CPM Baselines: Where Did Your CPM Baseline Go?

is sans-baseline becoming de riguer? - a rhetorical question.

CPM baselines are snarky by nature. Many project teams regard them as ends in themselves: issued preliminarily, and then discarded, as opposed to “that to which all that follows shall be compared” (my definition).  I expect stakeholders who don’t realize the absence of a baseline bar in their schedules would like to see them, if the contractor was willing to accommodate. Despite endless permutations of schedule specifications, I rarely come across ones that require baseline comparisons.

That’s the way contractors would like it – especially if they feel they run the risk of some exposure by evidence of the baseline bar in their updates; such as free or total float up for grabs.  Or at the opposite end – undeveloped sequences subject to slip. Quite often, activities with unnaturally high total-float values clue you in to what sequences are undeveloped. They may turn up on the critical path.

CMs jump up and down when they aren't sent the xer. (operable backup) file. We send them every month, yet we have no idea what they do with them, because we seldom receive constructive correspondence back. If they can't comprehend P6, higher level programs will remain inaccessible to them.

Once stakeholders see the yellow baseline bars inches to the left of the actual and critical bars in the GANTT, a sort of visual-cognitive ‘aha!’ moment happens, and they are suddenly enlightened – at least on a basic level - as to the nature of the critical-path. Contractors appreciate this nuance, and prefer to keep things dodgy, or sans-baseline.

The project baseline is simply that to which all that follows shall be compared.

Project baselines are misunderstood from both practical and technical standpoints by less experienced schedulers. The Primavera 6 baselining process takes some getting used to, which is one of the encumbrances. It isn’t enough just to read the manual, or watch a few videos. You need to work with them over a few years, or versions of Primavera 6.

Because project schedules invariably get updated with change orders, RFI, and other sequencing, it can be challenging to tie together each update to the project baseline. Fortunately, Primavera 6 has unlimited baseline capacities. That’s good, because as you add new sequences to the schedule, those sequences and activities will have their own baseline to compare to, as they were not extant in the project baseline.

Tracked GANTTS are a cut-to-the-chase-way of graphically illustrating targets to actual date comparisons. Not all contractors necessarily want to show that.

The next biggest encumbrance to mainstream implementation of baselining methods, after adequate training, is the ubiquitous circumstance of logic fragmentation and deprecation, caused by out of sequence works, multiple change orders, resequencing, and even rebaselining. I prefer not to use Primavera 6 when I have more than two or three baselines. I render them in Acumen Fuse, which has a more user friendly and comprehensive interface for comparisons, although Oracle, in v. 16.1, finally flushed dog-eared ClaimDigger with non-API Schedule Comparison. Frankly, those Fuse modules make Primavera 6 seem front-end by comparison.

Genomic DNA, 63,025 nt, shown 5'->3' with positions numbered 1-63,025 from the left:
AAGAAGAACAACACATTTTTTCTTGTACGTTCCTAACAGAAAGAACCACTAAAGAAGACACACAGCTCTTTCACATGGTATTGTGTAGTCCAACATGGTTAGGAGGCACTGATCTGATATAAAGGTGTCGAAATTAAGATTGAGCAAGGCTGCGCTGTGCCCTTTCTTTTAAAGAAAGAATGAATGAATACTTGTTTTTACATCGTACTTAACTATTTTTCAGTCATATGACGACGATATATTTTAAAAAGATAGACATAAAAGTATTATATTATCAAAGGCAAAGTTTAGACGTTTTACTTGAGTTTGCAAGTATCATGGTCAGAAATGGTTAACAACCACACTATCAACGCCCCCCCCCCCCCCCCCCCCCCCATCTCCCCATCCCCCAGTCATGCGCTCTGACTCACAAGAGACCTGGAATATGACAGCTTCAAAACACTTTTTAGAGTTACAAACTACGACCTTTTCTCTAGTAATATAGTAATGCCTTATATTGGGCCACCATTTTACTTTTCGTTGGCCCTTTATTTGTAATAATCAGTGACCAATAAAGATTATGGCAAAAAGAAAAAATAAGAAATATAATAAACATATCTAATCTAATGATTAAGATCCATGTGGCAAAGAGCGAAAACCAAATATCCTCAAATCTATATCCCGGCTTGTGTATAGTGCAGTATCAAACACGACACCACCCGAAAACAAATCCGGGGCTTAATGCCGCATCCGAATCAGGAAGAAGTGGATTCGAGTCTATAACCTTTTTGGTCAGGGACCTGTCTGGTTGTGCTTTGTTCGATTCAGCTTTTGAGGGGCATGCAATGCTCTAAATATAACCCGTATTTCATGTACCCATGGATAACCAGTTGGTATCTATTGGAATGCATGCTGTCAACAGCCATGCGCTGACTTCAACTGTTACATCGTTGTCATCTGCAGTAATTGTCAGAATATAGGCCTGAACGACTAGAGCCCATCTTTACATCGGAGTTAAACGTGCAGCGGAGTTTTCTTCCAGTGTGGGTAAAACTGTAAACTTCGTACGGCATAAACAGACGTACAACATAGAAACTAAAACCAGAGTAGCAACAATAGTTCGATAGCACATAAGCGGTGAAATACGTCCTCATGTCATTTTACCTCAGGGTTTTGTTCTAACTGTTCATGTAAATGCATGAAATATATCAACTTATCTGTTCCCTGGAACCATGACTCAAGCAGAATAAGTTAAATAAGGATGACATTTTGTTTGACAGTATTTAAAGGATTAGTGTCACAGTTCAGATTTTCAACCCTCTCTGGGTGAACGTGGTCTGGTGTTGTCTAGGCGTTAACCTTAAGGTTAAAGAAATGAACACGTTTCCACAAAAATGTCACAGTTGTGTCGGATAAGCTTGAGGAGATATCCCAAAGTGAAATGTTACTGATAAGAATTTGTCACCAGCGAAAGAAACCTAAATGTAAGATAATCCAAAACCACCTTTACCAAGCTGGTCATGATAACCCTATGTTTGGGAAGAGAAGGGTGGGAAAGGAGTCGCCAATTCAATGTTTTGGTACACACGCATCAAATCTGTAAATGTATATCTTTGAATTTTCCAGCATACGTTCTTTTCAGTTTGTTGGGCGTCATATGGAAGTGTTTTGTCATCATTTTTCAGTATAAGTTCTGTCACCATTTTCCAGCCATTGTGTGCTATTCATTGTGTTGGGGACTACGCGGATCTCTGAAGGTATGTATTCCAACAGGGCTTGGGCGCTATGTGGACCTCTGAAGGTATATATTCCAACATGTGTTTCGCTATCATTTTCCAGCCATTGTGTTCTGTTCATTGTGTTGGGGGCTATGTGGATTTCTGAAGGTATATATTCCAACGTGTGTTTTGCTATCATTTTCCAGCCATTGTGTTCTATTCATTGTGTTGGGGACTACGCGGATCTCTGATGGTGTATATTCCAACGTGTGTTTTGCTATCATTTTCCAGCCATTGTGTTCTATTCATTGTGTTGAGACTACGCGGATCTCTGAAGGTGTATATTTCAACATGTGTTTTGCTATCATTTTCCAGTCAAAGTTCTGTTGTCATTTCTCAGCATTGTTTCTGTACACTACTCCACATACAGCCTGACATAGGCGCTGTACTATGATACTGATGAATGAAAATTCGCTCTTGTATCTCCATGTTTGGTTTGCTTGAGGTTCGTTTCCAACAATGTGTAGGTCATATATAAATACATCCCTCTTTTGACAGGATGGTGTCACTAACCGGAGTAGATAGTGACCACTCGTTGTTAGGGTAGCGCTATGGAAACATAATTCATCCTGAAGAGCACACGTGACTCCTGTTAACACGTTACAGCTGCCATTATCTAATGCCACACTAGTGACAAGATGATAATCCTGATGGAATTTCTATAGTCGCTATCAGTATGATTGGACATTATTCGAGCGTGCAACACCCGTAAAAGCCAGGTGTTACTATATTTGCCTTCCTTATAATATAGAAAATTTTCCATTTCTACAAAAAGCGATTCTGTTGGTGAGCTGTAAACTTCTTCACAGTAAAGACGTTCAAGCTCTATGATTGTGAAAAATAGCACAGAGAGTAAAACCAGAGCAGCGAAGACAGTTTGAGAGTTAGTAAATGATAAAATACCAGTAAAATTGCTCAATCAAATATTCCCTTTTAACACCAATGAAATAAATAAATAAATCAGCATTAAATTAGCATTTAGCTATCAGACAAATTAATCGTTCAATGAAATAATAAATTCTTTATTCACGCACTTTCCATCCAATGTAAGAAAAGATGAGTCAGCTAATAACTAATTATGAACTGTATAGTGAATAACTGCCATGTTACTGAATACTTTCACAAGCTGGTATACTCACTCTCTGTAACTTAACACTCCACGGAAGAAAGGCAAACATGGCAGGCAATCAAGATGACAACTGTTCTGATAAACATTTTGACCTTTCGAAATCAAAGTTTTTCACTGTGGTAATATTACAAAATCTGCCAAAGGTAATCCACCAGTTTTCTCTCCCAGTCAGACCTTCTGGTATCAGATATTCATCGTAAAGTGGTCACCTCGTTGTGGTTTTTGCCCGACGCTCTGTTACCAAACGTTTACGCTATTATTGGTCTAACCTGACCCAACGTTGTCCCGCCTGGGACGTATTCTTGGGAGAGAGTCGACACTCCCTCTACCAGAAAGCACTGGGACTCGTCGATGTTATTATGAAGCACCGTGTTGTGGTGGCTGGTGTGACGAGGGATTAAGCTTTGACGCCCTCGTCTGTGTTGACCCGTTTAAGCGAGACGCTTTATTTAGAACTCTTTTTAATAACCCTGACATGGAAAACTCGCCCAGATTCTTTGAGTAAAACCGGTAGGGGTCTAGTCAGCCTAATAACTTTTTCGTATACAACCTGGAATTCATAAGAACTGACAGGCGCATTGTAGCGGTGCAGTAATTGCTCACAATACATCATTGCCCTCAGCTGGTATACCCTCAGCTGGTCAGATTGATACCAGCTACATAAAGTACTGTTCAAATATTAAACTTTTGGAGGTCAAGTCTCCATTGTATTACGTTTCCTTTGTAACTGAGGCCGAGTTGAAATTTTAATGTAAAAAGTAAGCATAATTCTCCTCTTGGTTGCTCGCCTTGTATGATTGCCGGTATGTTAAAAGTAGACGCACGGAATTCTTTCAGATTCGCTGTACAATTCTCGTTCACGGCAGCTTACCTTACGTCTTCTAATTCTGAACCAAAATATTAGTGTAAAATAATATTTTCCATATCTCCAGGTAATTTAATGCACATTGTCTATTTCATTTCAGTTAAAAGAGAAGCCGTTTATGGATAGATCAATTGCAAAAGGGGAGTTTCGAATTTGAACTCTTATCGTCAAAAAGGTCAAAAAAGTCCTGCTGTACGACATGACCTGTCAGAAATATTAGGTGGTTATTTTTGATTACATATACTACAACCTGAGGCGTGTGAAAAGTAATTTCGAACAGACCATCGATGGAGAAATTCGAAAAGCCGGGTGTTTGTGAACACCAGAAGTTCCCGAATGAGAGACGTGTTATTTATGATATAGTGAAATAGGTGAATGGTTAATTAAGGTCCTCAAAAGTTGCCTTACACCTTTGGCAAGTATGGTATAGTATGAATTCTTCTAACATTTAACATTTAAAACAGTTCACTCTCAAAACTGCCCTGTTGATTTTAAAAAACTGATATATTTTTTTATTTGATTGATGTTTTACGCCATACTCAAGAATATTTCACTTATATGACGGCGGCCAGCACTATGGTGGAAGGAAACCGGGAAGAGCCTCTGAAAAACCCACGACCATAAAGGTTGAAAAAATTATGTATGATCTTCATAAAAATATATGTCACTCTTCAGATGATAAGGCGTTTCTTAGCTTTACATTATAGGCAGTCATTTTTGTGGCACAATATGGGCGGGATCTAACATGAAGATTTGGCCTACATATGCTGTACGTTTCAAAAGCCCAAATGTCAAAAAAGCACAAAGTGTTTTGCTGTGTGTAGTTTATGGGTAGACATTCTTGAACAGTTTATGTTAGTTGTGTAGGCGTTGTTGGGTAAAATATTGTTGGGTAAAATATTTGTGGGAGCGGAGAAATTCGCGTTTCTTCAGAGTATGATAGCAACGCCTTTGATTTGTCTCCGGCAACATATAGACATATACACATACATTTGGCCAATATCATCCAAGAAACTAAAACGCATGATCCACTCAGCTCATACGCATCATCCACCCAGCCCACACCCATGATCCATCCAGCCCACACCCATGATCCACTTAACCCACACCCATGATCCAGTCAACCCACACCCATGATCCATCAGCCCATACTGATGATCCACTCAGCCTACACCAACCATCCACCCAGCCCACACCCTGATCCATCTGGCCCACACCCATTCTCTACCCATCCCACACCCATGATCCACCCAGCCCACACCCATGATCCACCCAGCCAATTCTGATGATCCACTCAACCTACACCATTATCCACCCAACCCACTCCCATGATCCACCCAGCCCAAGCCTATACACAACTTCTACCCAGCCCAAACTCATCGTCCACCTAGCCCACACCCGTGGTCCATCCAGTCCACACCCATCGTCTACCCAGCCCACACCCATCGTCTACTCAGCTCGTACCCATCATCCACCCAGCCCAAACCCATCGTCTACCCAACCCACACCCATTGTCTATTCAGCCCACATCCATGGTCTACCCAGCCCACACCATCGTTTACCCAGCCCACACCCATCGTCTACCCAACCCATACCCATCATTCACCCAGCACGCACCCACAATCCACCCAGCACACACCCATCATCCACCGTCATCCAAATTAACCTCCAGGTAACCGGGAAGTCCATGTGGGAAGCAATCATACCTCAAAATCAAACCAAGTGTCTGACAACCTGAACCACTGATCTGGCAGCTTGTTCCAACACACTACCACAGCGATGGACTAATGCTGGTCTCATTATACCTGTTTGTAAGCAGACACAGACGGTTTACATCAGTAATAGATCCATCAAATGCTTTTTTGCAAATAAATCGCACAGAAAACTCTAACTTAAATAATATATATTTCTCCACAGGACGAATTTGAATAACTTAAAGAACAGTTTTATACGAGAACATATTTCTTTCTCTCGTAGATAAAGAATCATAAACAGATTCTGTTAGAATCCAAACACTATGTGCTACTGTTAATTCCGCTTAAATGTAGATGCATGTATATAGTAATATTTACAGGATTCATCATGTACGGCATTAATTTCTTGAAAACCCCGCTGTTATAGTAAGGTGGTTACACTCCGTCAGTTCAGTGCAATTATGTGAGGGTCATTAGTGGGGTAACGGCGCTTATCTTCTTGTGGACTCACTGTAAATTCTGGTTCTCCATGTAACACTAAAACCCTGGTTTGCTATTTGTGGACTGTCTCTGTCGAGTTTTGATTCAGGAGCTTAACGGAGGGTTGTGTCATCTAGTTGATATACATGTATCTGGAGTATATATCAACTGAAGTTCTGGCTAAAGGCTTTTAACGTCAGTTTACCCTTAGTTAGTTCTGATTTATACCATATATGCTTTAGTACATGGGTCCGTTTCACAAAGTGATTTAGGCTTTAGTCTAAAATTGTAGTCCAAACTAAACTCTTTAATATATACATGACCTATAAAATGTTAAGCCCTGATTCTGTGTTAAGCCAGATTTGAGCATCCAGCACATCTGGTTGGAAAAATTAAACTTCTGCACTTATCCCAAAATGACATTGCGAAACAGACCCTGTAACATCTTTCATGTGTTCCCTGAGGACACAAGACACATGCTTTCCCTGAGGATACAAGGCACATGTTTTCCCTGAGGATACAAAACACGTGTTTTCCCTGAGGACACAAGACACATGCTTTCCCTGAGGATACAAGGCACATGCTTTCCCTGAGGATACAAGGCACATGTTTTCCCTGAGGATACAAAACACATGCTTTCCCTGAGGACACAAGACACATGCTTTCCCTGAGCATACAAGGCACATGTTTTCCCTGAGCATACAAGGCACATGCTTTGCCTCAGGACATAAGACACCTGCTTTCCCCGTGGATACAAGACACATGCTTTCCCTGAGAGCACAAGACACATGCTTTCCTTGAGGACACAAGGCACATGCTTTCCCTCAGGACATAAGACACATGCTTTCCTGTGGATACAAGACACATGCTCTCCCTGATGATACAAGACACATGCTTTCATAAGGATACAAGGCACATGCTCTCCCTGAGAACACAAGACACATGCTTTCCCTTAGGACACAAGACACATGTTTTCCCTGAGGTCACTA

Consider the ability to drill down milestone total float in Fuse’s Forensic Reports - values and percentage changes are tracked along four updates:

Certified data - to the nickel. This is the sort of back up you want to maintain in preparation for a claim. ClaimDigger, is not. In this next slide, the target early dates compared to the actual or planned days –  along the course of 15 updates.

I can't say I've conducted oversight on a project that had even close to this quality level of reporting. And guess what: Fuse is easy to use. The above chart was generated with one simple operation. So long as your inputs and metric are set, you are ready to generate high-level data that any claims manager should salivate over. 

Despite overachieving in its implementation, many project teams simply don't know what to do with Fuse data, such as those examples above, which means they assume they don't need it, or wish they would have had it, at mediation - for example. I believe many projects are underserved because the contractors neither baseline, nor conduct forensics and analytics

A ‘good’ scheduler – one, who has nothing to be ashamed of either in his proficiency or integrity, has no qualms about showing the ‘full Monty.’ But then he is seldom the one to making that call. If for nothing else than to gain invaluable insight toward mitigation, recovery, or claim schedules, it behooves a contractor to have his scheduler render the baseline/update bar charts. He need not share it with stakeholders; that’s his call. But it’s kind of nice to have, and the right thing to do.

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